Blue fairies and giant flying lizards: This is, in a nutshell, what Avatar -- James Cameron's eagerly awaited, self-proclaimed cinematic game-changer, the supposed future of movies -- boils down to. OK, so they're not technically fairies. They are a blue-skinned, 10-foot-tall race of vaguely feline aliens known as Na'vi who live on the planet Pandora and have a physical and emotional connection with the natural world. They can literally plug into animals and trees through the nerve endings of their braided ponytails, and they don't just hug trees: They actually meld with them.
But really, all that's missing are wings and some magical powers to make the Na'vi into mystical beings worthy of Oz. The story of Avatar is rooted in science fiction and fantasy and, inevitably, in Joseph Campbell), but the movie emits a distinct la-la land vibe. If anyone other than Cameron were behind the camera, the film would probably be a disaster of Howard the Duck proportions.
But without Cameron, Avatar would not exist. Not even George Lucas is better than Cameron at incorporating new filmmaking technology into his pictures. Whatever faults Avatar may have -- and there are many -- the movie succeeds in immersing you in a photorealistic, painstakingly detailed world more fully than any science fiction movie before. Watching Avatar in any of its incarnations (the 3D version adds considerable depth and dimension to the image, although the glasses start to grow heavy after the two-hour mark) is an undeniably transporting experience -- a real trip, worth taking for anyone who cares about films. When the ride is over, though, you're still left hungry for a movie.
Like Titanic, Avatar is a 10-cent script writ large and awe-inspiring through sheer directorial vision, but this time, Cameron doesn't have historical events and two remarkable performances to fall back on. Instead, we get Jake Sully (Sam Worthington), a paraplegic marine who travels to Pandora via an avatar image that allows him to blend in with the locals. His human bosses -- a short-tempered scientist (Sigourney Weaver) and a short-tempered colonel (Stephen Lang) -- have differing motivations for helping Jake succeed in studying the far-flung scenery.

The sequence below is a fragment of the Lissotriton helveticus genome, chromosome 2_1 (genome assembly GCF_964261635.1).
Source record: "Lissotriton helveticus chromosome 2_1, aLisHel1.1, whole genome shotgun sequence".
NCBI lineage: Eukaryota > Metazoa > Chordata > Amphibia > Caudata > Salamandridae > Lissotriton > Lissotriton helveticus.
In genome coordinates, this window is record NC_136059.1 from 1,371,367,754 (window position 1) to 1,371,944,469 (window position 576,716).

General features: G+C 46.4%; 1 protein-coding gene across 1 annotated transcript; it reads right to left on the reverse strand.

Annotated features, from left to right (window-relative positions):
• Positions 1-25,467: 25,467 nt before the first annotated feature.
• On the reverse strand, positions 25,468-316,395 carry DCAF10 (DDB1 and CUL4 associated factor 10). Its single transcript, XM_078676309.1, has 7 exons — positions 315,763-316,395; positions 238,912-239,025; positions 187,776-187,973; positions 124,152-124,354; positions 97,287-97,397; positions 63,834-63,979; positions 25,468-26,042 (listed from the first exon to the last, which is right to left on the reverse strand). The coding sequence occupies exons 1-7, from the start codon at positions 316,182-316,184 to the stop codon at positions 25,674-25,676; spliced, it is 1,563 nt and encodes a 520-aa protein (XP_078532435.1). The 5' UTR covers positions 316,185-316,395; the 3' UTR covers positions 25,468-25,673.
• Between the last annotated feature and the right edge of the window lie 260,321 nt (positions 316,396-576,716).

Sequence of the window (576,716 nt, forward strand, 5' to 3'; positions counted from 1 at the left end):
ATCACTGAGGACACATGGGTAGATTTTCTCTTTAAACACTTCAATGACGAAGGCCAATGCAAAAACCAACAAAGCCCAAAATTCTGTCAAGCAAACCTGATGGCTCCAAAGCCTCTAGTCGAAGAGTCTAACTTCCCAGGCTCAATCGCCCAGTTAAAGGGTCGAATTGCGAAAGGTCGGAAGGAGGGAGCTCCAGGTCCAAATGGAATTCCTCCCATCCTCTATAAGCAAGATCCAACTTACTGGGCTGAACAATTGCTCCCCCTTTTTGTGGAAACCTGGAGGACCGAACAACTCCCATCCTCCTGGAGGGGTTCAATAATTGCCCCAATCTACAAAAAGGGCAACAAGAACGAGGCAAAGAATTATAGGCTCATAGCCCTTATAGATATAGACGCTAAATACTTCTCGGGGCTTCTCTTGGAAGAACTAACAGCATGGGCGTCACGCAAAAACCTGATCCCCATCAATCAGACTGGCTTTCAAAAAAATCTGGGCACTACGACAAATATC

On Pandora, Jake befriends a Na'vi warrior (Zoe Saldana) who teaches him the rules of her strange planet -- and also falls in love with him. The pacing in Avatar is surprisingly measured: Cameron takes his time introducing us to the wonders of the planet, gradually peeling back the layers while constantly inventing creatures and landscapes for your eyes to feast on. You watch the first half of Avatar in a state of blissful rapture, because Cameron has the directorial chops to go along with the special-effects trickery (this is an exceptionally well-edited movie). He doles out the eye-candy gradually, and the thrill of discovery sweeps you along.
After about an hour, though, the realization starts to sink in that the story of Avatar isn't going to live up to the complexity of its backdrop. Basically, greedy humans want a mineral found on Pandora and are willing to commit genocide to get it. Avatar is The New World in outer space, or Pocahontas with blue people: The entire movie is a long buildup to a climactic 30-minute action sequence that lives up to Cameron's uncanny knack for placing his heroes in seemingly unwinnable situations (he would have been great at making those old 1950 adverture serials -- but is still, in the end, just a gigantic action sequence,
The genre elements are all there: What critically wounds Avatar is Cameron's inability to write better characters. Most of the personalities in the film are lifted straight out of Aliens, including Michelle Rodriguez's tough Latina jarhead and Giovanni Ribisi's weaselly pencil-pusher. As the villain, Lang overacts maniacally, while Weaver's ill-defined role seems to have suffered in the editing process (Cameron had to whittle Avatar down to 160 minutes to accommodate IMAX theaters).
Worthington and Saldana fare best, even though more than half of his screen time (and all of hers) is spent underneath Cameron's emotion-capture process, which melds the actors' performances with computer-generated images. The love story in Avatar -- the element you'd assume would be the most half-baked -- turns out to be the strongest thread running through this epic picture, which constantly enthralls visually and delivers a number of thrills. But the movie doesn't engage your intellect - or your heart - enough. Cameron's accomplishments as a craftsman here are formidable, but this isn't quite the future of cinema. Avatar is more of a prologue -- evidence that you can trick an audience into surrendering to an artificial world without fixating on the seams. Now we just need a story worth all the trouble.
Avatar opens in theaters on Dec. 18.